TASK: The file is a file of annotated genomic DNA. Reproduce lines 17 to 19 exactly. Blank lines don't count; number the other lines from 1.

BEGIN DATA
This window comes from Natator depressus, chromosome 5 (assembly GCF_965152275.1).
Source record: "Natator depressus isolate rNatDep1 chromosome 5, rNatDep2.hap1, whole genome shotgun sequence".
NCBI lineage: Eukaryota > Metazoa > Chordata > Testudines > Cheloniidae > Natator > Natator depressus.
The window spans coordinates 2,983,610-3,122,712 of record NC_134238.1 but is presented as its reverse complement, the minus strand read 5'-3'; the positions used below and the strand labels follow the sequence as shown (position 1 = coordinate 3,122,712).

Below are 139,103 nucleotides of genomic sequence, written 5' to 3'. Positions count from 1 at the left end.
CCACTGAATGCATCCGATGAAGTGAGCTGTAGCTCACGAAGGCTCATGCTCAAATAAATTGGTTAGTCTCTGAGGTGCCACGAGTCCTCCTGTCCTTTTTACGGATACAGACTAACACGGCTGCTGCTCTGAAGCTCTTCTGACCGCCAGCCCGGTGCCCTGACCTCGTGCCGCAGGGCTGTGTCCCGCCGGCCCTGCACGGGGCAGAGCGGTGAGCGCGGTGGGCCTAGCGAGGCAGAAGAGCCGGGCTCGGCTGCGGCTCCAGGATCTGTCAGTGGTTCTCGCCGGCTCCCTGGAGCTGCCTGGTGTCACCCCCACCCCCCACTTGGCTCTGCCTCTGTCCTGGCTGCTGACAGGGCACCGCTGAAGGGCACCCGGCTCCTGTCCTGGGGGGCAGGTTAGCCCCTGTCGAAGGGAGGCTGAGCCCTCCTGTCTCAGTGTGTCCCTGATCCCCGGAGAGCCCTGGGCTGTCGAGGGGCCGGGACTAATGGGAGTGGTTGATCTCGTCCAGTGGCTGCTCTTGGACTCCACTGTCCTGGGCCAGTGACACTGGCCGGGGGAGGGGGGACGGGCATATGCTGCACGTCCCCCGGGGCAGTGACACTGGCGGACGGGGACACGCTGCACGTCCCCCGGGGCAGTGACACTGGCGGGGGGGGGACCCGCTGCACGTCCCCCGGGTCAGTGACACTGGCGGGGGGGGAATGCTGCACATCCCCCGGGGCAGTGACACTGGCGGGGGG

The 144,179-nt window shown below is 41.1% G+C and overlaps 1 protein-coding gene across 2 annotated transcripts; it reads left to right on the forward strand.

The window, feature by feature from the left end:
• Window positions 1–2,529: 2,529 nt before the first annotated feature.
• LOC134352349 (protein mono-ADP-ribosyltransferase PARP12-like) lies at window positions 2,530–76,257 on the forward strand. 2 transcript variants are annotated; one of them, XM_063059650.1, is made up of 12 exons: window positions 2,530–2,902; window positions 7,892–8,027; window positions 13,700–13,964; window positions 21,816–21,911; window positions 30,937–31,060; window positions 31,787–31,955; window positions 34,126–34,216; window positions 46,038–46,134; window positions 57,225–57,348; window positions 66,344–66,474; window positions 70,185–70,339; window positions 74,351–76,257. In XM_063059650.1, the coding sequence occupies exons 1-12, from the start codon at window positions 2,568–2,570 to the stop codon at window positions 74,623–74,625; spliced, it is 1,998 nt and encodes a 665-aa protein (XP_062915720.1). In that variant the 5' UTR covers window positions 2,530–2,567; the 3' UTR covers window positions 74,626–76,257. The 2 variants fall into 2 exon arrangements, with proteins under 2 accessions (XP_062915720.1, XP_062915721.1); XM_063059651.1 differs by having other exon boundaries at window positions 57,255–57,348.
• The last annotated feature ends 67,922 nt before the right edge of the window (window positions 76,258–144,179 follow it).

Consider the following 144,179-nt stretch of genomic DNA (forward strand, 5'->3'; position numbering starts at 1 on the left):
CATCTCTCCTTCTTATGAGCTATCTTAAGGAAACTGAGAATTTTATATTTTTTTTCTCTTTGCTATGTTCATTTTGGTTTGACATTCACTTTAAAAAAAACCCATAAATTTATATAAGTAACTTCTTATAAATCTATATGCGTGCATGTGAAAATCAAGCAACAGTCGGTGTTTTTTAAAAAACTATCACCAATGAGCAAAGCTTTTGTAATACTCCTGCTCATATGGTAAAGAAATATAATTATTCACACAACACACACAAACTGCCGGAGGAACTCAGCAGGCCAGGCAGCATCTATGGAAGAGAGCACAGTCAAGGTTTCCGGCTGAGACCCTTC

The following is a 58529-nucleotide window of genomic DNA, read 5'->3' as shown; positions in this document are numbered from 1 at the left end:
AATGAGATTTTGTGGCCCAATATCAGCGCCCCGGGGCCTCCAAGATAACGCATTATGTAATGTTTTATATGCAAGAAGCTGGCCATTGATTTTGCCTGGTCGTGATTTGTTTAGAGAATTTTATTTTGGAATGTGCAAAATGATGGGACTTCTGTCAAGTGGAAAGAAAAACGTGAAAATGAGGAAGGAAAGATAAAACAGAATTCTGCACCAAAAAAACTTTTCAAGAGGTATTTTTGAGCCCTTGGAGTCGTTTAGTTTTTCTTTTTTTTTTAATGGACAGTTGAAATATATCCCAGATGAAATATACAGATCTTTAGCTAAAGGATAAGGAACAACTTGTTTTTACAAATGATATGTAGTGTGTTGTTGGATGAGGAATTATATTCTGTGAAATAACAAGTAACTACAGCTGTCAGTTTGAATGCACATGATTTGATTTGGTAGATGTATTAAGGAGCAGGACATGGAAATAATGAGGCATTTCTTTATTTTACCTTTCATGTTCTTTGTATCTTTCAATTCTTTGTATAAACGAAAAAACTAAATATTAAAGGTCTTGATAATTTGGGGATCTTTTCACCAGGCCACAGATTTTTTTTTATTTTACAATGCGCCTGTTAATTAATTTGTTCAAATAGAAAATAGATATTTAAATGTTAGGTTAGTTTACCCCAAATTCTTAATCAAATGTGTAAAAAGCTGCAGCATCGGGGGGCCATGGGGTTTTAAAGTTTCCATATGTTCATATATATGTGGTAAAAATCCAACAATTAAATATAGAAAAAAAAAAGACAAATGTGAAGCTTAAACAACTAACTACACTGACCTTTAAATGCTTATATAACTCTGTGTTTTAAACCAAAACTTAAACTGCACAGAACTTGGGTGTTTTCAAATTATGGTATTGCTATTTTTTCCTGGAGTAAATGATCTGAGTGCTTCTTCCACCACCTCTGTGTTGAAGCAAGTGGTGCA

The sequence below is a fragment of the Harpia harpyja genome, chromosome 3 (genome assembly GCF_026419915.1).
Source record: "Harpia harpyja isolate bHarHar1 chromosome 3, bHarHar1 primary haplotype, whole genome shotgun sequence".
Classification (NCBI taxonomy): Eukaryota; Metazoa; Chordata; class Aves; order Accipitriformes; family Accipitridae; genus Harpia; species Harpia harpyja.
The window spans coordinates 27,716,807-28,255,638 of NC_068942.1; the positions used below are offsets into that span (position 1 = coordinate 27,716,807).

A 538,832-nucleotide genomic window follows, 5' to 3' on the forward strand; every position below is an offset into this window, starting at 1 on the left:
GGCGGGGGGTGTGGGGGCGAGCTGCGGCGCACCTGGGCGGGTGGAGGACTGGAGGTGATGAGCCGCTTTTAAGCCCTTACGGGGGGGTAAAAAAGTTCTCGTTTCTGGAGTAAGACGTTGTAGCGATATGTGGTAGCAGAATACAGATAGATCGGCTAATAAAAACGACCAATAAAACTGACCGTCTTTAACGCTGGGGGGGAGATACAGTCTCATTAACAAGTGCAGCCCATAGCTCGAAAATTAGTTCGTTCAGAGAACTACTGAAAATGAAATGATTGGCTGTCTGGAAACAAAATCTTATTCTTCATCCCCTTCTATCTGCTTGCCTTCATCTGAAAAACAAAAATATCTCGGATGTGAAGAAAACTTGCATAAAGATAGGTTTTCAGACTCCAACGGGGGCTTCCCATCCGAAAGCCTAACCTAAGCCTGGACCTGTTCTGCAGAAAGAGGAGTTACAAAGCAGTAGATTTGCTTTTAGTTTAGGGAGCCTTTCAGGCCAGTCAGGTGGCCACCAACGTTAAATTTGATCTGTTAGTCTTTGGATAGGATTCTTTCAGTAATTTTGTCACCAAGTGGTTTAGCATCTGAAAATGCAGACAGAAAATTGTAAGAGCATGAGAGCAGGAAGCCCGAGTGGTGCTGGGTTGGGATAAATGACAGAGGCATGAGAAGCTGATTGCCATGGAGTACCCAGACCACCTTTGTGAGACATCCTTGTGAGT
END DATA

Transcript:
Source record: "Harpia harpyja isolate bHarHar1 chromosome 3, bHarHar1 primary haplotype, whole genome shotgun sequence".
Classification (NCBI taxonomy): Eukaryota; Metazoa; Chordata; class Aves; order Accipitriformes; family Accipitridae; genus Harpia; species Harpia harpyja.
The window spans coordinates 27,716,807-28,255,638 of NC_068942.1; the positions used below are offsets into that span (position 1 = coordinate 27,716,807).